The petitioners claim that this distinction lacks a basis as barring funds to students who wish to learn at religious schools would discriminate not only against religious use of funds but also against the religious status which impels the religious use. They argue that the framers of the Constitution were aiming to protect religious "exercise," not just "religious belief."

The Free Exercise Clause of the First Amendment of the US Constitution "protects citizens' right to practice their religion as they please, so long as the practice does not run afoul of a 'public morals' or a 'compelling' governmental interest," according to the United States Court's website.

The State of Maine argues that the tuition program is unique and only intended to help students in school districts without public secondary schools with the equivalent of the education they would have received in a public school, according to SCOTUSblog. The state believes that public education should be "nonsectarian" and expose children to different viewpoints and does not promote a particular faith or belief system. The point of the tuition program is to provide only the equivalent of public school education.

A number of Jewish organizations have filed legal opinions, known as amicus curiae, in the case in favor of forcing the State of Maine to provide the program for religious schools as well.

The National Jewish Commission of Law and Public Affairs and other Orthodox Jewish organizations, including Agudath Israel of America and the Rabbinical Council of America, has filed an amicus curiae in the case, saying that the Maine program is unconstitutional as it requires parents who send their children to schools deemed "sectarian," such as religious schools, to pay for both the religious studies and state-mandated secular studies provided at the school.

"Imposing such a financial burden on parents who are obliged by religious conscience to enroll their children in 'sectarian' schools is an obvious burden and disincentive for religious observance. It requires otherwise committed Jewish parents to forego the intensive religious education that their faith prescribes. Hence the Maine law is unconstitutional under the Free Exercise Clause."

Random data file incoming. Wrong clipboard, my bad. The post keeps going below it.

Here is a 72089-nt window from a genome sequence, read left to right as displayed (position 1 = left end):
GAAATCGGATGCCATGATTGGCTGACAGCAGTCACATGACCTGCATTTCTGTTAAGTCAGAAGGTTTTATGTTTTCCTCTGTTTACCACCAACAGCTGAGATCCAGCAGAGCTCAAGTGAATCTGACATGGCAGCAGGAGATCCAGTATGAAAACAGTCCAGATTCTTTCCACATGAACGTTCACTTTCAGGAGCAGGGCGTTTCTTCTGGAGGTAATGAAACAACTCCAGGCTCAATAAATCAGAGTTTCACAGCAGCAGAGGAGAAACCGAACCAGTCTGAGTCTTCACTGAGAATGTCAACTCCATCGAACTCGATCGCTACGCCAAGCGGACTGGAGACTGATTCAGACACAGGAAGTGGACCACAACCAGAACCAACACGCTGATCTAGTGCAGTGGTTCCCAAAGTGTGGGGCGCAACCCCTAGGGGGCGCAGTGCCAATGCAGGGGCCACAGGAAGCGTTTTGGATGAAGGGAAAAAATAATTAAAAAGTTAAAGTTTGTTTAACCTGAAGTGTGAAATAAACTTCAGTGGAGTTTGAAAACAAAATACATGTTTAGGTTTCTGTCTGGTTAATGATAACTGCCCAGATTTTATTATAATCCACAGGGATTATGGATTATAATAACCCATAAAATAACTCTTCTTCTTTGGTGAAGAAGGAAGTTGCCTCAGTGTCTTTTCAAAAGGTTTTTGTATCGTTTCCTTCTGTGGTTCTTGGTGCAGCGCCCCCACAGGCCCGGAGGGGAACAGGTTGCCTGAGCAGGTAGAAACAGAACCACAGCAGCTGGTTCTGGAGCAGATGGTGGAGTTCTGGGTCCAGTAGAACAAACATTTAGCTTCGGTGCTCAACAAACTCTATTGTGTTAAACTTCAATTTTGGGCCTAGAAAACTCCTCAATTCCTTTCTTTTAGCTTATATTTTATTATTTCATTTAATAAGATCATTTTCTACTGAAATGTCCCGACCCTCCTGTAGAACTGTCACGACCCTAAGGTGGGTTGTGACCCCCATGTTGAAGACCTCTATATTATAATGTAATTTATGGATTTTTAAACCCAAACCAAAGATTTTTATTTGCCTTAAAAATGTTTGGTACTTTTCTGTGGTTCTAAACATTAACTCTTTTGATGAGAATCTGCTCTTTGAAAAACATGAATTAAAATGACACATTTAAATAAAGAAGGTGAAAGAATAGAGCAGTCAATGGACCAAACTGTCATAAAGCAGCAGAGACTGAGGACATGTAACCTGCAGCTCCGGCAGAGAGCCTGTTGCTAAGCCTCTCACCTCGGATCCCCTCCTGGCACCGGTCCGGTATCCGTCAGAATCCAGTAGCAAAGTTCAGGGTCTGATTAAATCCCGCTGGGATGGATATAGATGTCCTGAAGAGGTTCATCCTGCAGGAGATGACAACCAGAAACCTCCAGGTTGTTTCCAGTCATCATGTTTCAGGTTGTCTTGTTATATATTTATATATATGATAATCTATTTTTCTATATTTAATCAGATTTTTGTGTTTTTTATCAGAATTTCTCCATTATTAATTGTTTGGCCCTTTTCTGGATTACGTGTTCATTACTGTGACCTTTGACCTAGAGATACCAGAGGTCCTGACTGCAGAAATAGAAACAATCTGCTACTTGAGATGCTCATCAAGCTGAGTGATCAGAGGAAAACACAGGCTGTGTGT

The Union of Orthodox Jewish Congregations of America also filed amicus curiae quoting Espinoza v. Montana Department of Revenue, stating "[t]he right to be religious without the right to do religious things would hardly amount to a right at all." Espinoza v. Montana Department of Revenue was a case in which the Supreme Court ruled in 2020 that Montana cannot exclude religious schools from receiving tax credit-funded scholarships under its school choice program.

The Union of Orthodox Jewish Congregations of America argued that interpreting the Free Exercise Clause as allowing states to discriminate against religious uses of government aid "would open the door to systemic discrimination against the Orthodox Jewish community."

The amicus curiae claimed that under an attempt to distinguish between the status of an organization and the way it uses funds "Orthodox Jews could face exclusion from government funding programs related to healthcare, building safety, social services, and myriad other activities that Orthodox Jews regard as religious obligations and carry out in accordance with Jewish law. Religious communities that give religious observance a narrower scope, meanwhile, would not face such discrimination."

The amicus curiae added that this would allow governments to both discriminate against religion generally and burdensome faith communities more than others.